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The 'dark times of the Cold War' are returning, Russia's intel chief says as watchdog meets over spy attack

  • Russia's foreign intelligence agency chief has said it feels like a return to the Cold War era as frosty relations between Russia and the West continue.
  • Relations have deteriorated after the U.K. and its allies accused Moscow of being behind the poisoning of a former Russian spy in England.
  • The global chemical weapons body is meeting to discuss the case on Wednesday, at Russia's request.
Military personnel wearing protective suits remove a police car and other vehicles from a public car park as they continue investigations into the poisoning of Sergei Skripal on March 11, 2018 in Salisbury, England.
Chris J Ratcliffe/Getty Images
Military personnel wearing protective suits remove a police car and other vehicles from a public car park as they continue investigations into the poisoning of Sergei Skripal on March 11, 2018 in Salisbury, England.

Russia's foreign intelligence agency chief has said it feels like a return to the Cold War era as frosty relations between Russia and the West continue after accusations that Moscow was behind the poisoning of a former Russian spy in England.

"Washington has become fixated with the fight against a non-existent, so-called Russian threat. This has reached such proportions and acquired such absurd characteristics that it's possible to speak of a return to the dark times of the Cold War," Sergei Naryshkin said according to Reuters, speaking at a security conference in Moscow.

Naryshkin's comments come as the Organization for the Prohibition of Chemical Weapons (OPCW), the world's chemical weapons watchdog, holds a meeting at Russia's request to discuss Britain's allegations that Moscow was behind the poisoning of a former Russian double agent and his daughter with a military-grade nerve agent.

The British delegation to the OPCW tweeted on Wednesday morning that Russia's proposal for a joint probe into the attack was "perverse."

The attack took place in early March and the U.K. quickly accused Russia of being behind the attack. Former spy Serge Skripal remains in a critical but stable condition in hospital whereas his daughter Yulia's condition has improved.

The agent used was part of the Russian-made Novichok family of deadly chemical weapons but Russia has repeatedly denied any involvement.

The view of the Organisation for the Prohibition of Chemical Weapons (OPCW) headquarters in The Hague, Netherlands.
Mehmet Kaman/Anadolu Agency/Getty Images
The view of the Organisation for the Prohibition of Chemical Weapons (OPCW) headquarters in The Hague, Netherlands.

Russia's foreign ministry is due to hold a press conference immediately after the OPCW meeting.

Ahead of the meeting, it tweeted a list of questions it had sent to the OPCW surrounding what it called the "fabricated" Skripal case.

On Tuesday, Russian President Vladimir Putin said in a press conference in Turkey that he hoped the chemical watchdog would put a full stop to accusations that Russia was involved. Putin has not spoken about the attack much, but added that he was surprised "how quickly an anti-Russian campaign unfolded."

Intelligence chief Naryshkin said Wednesday that the poisoning was "an act of grotesque provocation crudely concocted by the U.S. and British security services."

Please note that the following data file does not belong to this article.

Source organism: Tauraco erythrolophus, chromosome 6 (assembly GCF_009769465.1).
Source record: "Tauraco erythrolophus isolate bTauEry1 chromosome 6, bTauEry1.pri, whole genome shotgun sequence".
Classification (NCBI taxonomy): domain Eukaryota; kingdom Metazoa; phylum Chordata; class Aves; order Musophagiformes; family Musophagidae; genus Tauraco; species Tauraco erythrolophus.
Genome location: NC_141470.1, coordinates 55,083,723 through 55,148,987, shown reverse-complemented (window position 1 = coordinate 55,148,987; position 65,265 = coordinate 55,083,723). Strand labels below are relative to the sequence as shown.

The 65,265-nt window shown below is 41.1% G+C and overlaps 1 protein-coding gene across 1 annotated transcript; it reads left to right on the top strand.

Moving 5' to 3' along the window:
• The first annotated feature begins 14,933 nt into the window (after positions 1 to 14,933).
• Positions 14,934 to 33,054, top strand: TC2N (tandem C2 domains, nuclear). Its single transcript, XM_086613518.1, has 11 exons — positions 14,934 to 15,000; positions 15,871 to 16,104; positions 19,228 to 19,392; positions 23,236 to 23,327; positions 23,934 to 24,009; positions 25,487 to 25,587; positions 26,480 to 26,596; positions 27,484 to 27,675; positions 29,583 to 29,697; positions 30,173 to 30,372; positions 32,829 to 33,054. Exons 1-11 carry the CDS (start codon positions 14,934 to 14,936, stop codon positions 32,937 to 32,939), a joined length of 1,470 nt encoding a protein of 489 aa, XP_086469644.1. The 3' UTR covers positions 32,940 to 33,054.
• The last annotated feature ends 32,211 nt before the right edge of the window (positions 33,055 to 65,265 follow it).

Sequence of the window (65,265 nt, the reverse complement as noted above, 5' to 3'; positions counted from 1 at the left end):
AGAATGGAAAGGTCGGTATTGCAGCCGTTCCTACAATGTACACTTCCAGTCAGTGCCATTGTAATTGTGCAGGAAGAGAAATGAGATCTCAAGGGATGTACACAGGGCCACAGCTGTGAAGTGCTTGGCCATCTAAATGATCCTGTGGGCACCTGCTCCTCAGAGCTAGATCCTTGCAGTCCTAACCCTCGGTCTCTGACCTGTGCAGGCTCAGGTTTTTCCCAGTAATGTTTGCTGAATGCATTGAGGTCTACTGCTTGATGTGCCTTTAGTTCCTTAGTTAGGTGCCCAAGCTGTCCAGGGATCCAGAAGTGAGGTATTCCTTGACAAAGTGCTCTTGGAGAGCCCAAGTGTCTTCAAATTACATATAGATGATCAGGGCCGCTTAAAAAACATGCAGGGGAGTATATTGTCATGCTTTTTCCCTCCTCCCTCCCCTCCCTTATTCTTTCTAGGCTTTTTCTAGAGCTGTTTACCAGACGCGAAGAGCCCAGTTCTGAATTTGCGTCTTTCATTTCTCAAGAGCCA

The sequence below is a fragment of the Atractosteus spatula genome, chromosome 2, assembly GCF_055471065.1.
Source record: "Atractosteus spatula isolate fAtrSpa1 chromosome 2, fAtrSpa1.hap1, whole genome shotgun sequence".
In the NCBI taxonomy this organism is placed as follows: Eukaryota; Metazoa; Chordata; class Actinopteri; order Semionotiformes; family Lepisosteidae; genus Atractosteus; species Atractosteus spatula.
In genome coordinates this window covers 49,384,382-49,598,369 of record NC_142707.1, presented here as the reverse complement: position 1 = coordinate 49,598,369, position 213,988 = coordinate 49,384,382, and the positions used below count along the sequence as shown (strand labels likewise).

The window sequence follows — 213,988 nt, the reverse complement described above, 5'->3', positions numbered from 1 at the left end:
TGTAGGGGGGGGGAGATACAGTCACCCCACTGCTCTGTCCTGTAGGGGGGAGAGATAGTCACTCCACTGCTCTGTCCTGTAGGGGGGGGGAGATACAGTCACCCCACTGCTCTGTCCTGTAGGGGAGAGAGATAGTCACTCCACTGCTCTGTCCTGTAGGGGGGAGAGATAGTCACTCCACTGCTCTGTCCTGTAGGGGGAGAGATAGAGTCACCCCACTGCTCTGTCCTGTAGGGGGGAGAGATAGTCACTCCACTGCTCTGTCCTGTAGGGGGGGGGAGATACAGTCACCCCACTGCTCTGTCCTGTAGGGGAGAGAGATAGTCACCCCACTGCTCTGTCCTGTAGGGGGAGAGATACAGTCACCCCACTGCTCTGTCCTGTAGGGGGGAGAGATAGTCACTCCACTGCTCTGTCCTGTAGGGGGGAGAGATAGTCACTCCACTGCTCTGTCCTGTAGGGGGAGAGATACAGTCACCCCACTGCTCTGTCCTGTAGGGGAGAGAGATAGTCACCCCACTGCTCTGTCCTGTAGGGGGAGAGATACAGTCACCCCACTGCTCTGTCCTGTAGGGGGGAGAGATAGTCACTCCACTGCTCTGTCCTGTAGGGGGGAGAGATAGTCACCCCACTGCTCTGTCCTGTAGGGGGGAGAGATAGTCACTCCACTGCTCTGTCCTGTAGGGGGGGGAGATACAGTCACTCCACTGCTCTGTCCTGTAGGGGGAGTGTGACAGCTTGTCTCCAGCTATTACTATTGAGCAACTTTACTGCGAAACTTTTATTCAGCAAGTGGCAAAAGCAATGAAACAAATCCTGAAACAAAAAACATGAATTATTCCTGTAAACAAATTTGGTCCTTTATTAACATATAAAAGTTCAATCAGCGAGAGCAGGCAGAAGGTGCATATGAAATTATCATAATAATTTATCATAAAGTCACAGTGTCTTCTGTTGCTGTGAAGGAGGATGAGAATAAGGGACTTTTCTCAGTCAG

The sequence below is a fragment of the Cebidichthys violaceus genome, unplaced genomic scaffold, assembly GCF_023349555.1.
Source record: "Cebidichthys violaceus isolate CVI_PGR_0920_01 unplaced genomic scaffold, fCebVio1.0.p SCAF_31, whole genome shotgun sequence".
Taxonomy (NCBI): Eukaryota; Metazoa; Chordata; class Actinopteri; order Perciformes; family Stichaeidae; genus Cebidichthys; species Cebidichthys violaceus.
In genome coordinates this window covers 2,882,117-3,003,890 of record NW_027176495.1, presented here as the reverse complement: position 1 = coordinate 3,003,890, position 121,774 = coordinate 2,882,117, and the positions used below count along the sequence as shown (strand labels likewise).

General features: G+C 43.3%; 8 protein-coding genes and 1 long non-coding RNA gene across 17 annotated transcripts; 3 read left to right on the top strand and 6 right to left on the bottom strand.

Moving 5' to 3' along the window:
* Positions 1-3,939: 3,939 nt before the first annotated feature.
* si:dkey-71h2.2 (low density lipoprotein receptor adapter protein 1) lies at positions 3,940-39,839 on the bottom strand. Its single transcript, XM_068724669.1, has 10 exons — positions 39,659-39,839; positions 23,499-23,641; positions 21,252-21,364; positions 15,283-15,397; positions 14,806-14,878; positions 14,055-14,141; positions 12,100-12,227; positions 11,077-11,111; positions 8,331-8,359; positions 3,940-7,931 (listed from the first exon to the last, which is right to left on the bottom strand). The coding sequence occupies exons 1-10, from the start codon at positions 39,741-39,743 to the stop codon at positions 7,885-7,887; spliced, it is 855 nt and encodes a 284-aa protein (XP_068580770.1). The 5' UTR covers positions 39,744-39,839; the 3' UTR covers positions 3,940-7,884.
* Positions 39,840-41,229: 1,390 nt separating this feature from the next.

Other notable experts have also ventured that Russia might not have been responsible for the poisoning of the Skripals, casting doubt over the U.K.'s accusations and international response.

On Tuesday, the chief executive of the Defence Science and Technology Laboratory at Porton Down, a chemical weapons research laboratory near Salisbury, told Sky News that the laboratory had not yet identified "the precise source" of the nerve agent and thus was unable to say whether it had come from Russia.

Ulrich Schmid, a professor of Russian Culture and Society at St.Gallen University in Switzerland, also told CNBC Wednesday that he had doubts over state involvement in the attack.

"My contention is that it is quite unlikely that the Kremlin or even Putin ordered the poison attack in Salisbury. Skripal had been cut off for more than 10 years from classified information," Schmid noted.

"The timing of the attack is also indicative: It occurred two weeks before the presidential elections and three months before the World Cup. Such a scandal was clearly not in the best interest of the Kremlin," he said.

Rather, the academic said "an influential group within Russia may be responsible for the attack, just to show off their power to the Kremlin."

"Of course the Kremlin can't even come up with a similar allegation, because they would have to admit at the same time that they're not in control of things. If this scenario is true, the elites in the Kremlin would find themselves in a very awkward dilemma."

The possibility that Russia might not have been responsible for the attack could have grave ramifications, given the tough international response so far and show of solidarity towards the U.K.

The U.K. expelled 23 Russian diplomats from the country following the attack, a move swiftly followed by a long list of countries doing the same.

Some countries in Europe — particularly long-term Russian allies including Bulgaria, Serbia and Greece — did not expel any diplomats, however.

Remarking on this earlier on Wednesday, Russian intelligence chief Naryshkin said "some European governments are not following London and Washington blindly but are instead choosing to carefully make sense of what happened."